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More carrot, less stick: Comprehensive Credit Reporting

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Many people only pay their bills on time to avoid being slugged with late fees and a bad credit rating. But a big change this month means that you can now be rewarded for timely repayments.
From mid-September, ANZ, NAB, Westpac and CBA all agreed to commence Comprehensive Credit Reporting (CCR).
It’s seen as a more “positive” reporting system than the “negative” credit reporting system that has previously been in place.
CCR was introduced back in July but it’s just taken a while for the big four banks to get onboard.

Hold up. What exactly is Comprehensive Credit Reporting?

CCR will see the banks provide additional data to credit reporting bodies such as Experian, Illion and Equifax.
The data that they’re now required to supply to these agencies include:

  • The type of loan or credit account.
  • When it was opened or closed.
  • The credit limit.
  • When payments were made on time.
  • And when payments were made 15 days late (not to mention the ones that are made 45 days late!).

So how does this help my situation?

In years gone by, the credit reporting bodies only heard about you when you had messed up.
Basically, this meant that banks, credit unions and lenders could only really assess your borrowing capacity on the negative aspects of your credit history. This included late payments or defaults.
If you’ve missed any payments, you should read up on our discussion around what happens if you miss your payments.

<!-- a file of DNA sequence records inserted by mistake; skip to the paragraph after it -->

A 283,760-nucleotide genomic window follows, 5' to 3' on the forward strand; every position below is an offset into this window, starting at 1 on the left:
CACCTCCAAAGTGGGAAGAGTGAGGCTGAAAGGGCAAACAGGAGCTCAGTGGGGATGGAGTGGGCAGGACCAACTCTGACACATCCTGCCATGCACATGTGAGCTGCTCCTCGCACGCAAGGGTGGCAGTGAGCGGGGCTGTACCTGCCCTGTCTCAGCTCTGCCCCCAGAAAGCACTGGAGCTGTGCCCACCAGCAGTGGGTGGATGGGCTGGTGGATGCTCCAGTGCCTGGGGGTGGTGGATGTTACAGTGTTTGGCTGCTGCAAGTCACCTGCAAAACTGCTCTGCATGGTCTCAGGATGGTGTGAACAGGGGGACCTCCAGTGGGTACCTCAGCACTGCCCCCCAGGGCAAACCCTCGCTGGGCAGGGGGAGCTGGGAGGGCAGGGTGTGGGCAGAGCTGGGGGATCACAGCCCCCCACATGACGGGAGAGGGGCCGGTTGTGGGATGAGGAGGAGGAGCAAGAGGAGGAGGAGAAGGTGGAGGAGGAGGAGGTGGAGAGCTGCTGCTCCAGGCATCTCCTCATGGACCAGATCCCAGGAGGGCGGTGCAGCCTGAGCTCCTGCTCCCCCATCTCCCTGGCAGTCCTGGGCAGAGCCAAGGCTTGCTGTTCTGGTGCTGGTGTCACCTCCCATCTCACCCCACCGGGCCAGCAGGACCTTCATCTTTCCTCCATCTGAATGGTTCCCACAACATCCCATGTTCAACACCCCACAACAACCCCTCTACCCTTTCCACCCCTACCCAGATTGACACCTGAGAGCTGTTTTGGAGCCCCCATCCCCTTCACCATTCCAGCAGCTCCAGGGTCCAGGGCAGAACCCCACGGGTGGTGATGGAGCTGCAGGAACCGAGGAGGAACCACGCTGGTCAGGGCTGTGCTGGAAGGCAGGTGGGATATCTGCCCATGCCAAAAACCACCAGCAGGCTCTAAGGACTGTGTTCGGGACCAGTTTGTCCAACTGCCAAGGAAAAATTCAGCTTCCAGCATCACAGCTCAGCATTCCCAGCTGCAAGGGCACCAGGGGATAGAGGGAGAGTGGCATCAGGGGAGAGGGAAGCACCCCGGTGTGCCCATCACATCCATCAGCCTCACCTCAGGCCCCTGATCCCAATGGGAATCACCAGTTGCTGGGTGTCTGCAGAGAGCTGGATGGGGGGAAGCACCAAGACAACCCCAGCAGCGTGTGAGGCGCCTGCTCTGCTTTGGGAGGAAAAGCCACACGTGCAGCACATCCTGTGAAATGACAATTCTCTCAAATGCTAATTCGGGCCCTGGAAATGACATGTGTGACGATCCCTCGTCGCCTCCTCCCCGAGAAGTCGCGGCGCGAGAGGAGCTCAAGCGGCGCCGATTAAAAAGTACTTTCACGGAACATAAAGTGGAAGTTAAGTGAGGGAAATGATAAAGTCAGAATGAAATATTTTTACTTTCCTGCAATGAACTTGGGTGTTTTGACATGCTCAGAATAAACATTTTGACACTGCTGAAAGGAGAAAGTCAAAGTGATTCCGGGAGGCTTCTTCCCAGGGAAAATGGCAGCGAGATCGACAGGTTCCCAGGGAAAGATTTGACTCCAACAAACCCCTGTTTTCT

However, now that Comprehensive Credit Reporting has been adopted by the major banks, your positive credit history, such as timely repayments, will be reported too.
This now gives your credit score the chance to go up – not just down.

Here’s the real kicker though

Just by knowing the above information you’re already more informed than 60% of the population, according to research by credit reporting agency Experian.
But the best bit is: positive credit reporting can help you obtain a loan for a home or business.
“From our experience in the 19 other countries where we operate credit bureaus, positive data sharing is a much fairer system and provides consumers with better credit opportunities,” says Experian Australia’s Poli Konstantinidis.
“It doesn’t just help those with strong credit scores, it also means those without a long credit history, young first home buyers for example, can build one quicker than before.”

So what’s my next step?

Well, that’s simple. Make sure you’re paying all your bills on time!
“This isn’t about the value of the car you drive or how big your recent pay rise was,” says Konstantinidis.
“Pay credit cards and loans on time, as lenders may now consider this when deciding whether or not to approve your credit application.”
You’ll also want to check your current credit score.
You can get a free credit report once a year from one of three national credit reporting bodies (CRB’s). You can find out how on this government website or by requesting a copy of your credit report from one of the national CRBs:

CRB Website Phone
Equifax (formerly Veda) MyCreditFile.com.au 1300 762 207
D&B D&B CheckYourCredit 1300 734 806
Experian Experian Credit Services 1300 783 684

You can get a copy of your credit report for free from a CRB in all of the following circumstances:

  • if you have applied for, and been refused credit, within the past 90 days
  • where your request for access relates to a decision by a CRB or a credit provider to correct information included in your credit report, and
  • once a year (not counting the above circumstances).

If you need a hand doing so – or you discover that you have a poor rating and want help improving it – then get in touch.

We’d be more than happy to help out.

Disclaimer: The content of this article is general in nature and is presented for informative purposes. It is not intended to constitute financial advice, whether general or personal nor is it intended to imply any recommendation or opinion about a financial product. It does not take into consideration your personal situation and may not be relevant to circumstances. Before taking any action, consider your own particular circumstances and seek professional advice. This content is protected by copyright laws and various other intellectual property laws. It is not to be modified, reproduced or republished without prior written consent.

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